I loved this book; didn't want it to end... so I deliberately slowed down. But it ended too quickly anyway. Every page, every single page, I enjoyed reading. Carefully note the author because there are a lot of books with this title.
.. the best years of her father's life had only been the beginning of hers .pg 28.
He should have tried to enjoy things more -marveling at the finality of moments he now recognized as happiness .38.
MEMORIES hold our lives in place but weigh nothing and cannot be seen
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Stephanie
First book I read by Van Booy and I am in love. Reading this book was the first time in recent memory that I have felt that real, true thrill of reading, that excitement to get to the book whenever I could. The characters, Jason and Harvery, are absolutely real, quirky and unforgettable, the writing lyrical, the story deeply compelling. I am giving it a 5 though technically I would give it a 4.5 because a very wonky thing happens within a few pages of the end that I find rather untenable but oth ...more
Julie Klock
Aug 17, 2016 Julie Klock rated it really liked it
While much in this book was unrealistic (the social worker for starters) it still managed to capture the strange magic of relationships. Coincidence does happen. People do change. Relationships are messy.
I liked the people who inhabit this story and enjoyed exploring Paris and their past with them.
jennifer
Apr 26, 2016 jennifer rated it it was amazing
i hyperventilated my way through the last page-and-a-half and had to read the ending twice even though i had figured it out chapters before. also, the makeup i had put on earlier for a wedding is now under my chin. there are some books you read with your heart and this is absolutely one of those!
Melanie Edens
May 15, 2016 Melanie Edens rated it it was amazing
Just stop everything and read this book. ❤ ...more
Catherine Lemmer
Mar 10, 2017 Catherine Lemmer rated it it was amazing
I recently discovered and have become fan of Simon Van Booy -- his short declarative sentences without a lot of flowery wrap around. Lately I have little patience for those authors that obfuscate or lessen simple truths because he or she thinks the reader will find them of less value unless they are smartened up! Van Booy writes so compellingly and with such grace and style that you have to force your self to slow down to capture all the nuances (or as I do, read the work twice).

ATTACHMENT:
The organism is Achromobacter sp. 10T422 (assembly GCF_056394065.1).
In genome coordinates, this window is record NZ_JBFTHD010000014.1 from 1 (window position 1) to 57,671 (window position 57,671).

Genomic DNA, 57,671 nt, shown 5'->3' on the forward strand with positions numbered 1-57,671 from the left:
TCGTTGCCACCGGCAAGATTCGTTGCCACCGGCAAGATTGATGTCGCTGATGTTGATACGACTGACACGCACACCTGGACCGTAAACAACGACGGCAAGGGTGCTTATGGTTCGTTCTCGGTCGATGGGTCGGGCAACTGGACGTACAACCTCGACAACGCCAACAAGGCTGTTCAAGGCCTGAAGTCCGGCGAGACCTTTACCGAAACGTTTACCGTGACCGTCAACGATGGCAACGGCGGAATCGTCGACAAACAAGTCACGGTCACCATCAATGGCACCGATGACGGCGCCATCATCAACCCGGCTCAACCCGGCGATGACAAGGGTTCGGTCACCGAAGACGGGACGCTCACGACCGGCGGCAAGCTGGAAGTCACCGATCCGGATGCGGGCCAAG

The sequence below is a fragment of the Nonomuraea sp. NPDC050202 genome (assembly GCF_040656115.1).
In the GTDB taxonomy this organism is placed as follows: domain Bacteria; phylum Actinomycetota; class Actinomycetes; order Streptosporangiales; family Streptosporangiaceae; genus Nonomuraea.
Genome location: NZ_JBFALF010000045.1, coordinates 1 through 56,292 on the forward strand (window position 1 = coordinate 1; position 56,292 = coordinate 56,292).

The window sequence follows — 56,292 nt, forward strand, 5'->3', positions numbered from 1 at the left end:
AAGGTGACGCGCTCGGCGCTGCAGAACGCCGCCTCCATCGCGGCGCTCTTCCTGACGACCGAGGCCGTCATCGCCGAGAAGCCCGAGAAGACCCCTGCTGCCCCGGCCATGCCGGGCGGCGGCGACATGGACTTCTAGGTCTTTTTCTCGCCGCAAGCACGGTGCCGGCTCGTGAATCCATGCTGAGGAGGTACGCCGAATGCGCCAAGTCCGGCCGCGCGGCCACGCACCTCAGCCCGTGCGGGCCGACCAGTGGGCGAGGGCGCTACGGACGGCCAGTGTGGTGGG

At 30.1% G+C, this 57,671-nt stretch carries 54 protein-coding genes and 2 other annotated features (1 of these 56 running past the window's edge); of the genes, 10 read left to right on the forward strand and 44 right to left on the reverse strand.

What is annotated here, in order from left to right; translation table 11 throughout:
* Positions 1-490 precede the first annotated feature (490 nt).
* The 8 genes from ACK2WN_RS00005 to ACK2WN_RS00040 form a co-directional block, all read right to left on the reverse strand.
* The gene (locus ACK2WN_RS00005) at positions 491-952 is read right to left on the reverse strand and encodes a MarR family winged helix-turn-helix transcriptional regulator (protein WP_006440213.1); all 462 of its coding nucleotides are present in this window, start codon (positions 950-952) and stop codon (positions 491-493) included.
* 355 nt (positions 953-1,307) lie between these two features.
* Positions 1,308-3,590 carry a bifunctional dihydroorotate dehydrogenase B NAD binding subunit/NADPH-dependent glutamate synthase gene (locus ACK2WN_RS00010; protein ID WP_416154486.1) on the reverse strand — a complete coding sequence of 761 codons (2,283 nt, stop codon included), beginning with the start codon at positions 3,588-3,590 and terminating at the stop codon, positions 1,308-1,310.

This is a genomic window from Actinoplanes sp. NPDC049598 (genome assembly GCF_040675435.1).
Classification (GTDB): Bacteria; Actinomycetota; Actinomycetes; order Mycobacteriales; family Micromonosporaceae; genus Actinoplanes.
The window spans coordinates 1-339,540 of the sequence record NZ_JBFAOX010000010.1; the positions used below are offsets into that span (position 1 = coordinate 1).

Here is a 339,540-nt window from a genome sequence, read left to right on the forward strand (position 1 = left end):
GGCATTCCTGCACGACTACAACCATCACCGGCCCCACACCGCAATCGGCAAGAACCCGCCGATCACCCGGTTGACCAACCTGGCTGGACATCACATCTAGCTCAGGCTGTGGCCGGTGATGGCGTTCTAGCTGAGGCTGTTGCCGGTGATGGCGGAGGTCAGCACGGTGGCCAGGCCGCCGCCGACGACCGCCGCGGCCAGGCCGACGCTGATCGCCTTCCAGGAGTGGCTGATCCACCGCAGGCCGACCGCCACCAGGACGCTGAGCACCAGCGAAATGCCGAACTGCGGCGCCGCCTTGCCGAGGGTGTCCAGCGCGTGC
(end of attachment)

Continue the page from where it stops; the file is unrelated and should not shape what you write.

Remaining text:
My favorite lin
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Lisa T.
Jan 20, 2017 Lisa T. rated it liked it
When Harvey's parents are killed in a car accident, the social worker who's assigned to her contacts the one relative she has left - her uncle, a disabled felon whom she's never met. The story moves between past and present, where her uncle (who she calls her dad) is coming to visit her in Paris. She's planned a special Father's Day gift for him, including an envelope containing a secret. Even from the beginning, I thought I knew what the secret was, but as I got close to the end, I started thin ...more
Anne
Mar 18, 2017 Anne rated it liked it
Having loved two of Van Boy's other books, I was slightly disappointed in Father's Day. It was a sweet story, but a little predictable and the relationship between grownup Harvey and her dad/uncle seemed stiff compared to their relationship as she was growing up. Still, I think he was working on that common theme of the ikkysion of separateness that he has written about before ( and named a novel after). The ending was something I saw coming and I hope they talked more about it and discovered th ...more
Devin Murphy
Nov 23, 2016 Devin Murphy rated it it was amazing
I am going to preorder every book by him from now on. He is my new favorite author and this book offers a great twist ending.
Colleen Metzger
Mar 03, 2017 Colleen Metzger rated it it was amazing
Loved this book.
Rob McGrory
Feb 02, 2017 Rob McGrory rated it it was amazing
I went mushy for a change
Linda
Mar 15, 2017 Linda rated it really liked it
Lovely tale of what really makes a father a father. Didn't care for how Van Booy chose to end it though - it detracted from a beautiful story.
Sara Strand
May 10, 2016 Sara Strand rated it really liked it
Right away I have to tell you something that almost made this a stop reading within the first 50 pages because it's a trend I see more and more in books and it drives me CRAZY. Stop adding fluff. The first twenty pages or so describe Harvey as a child and her relationship/home life with her parents, who ultimately die in a car wreck, which is basically the start of the story. That's all fine. Then we get to the "Twenty Years Later" and Harvey is all grown up. She's gone to college, she's started ...more
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Simon Van Booy was born in London and grew up in rural Wales and Oxford. After playing football in Kentucky, he lived in Paris and Athens. In 2002 he was awarded an MFA and won the H.R. Hays Poetry Prize. His journalism has appeared in magazines and newspapers including the New York Times and the New York Post. Van Booy is the author of The Secret Lives of People in Love, now translated into sever ...more
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“That's truth, Harvey, not what's written on a piece of paper or in blood too small to see - but the memory of how it felt being together.” 1 likes
“But war only ends for those who have not been in one.” 0 likes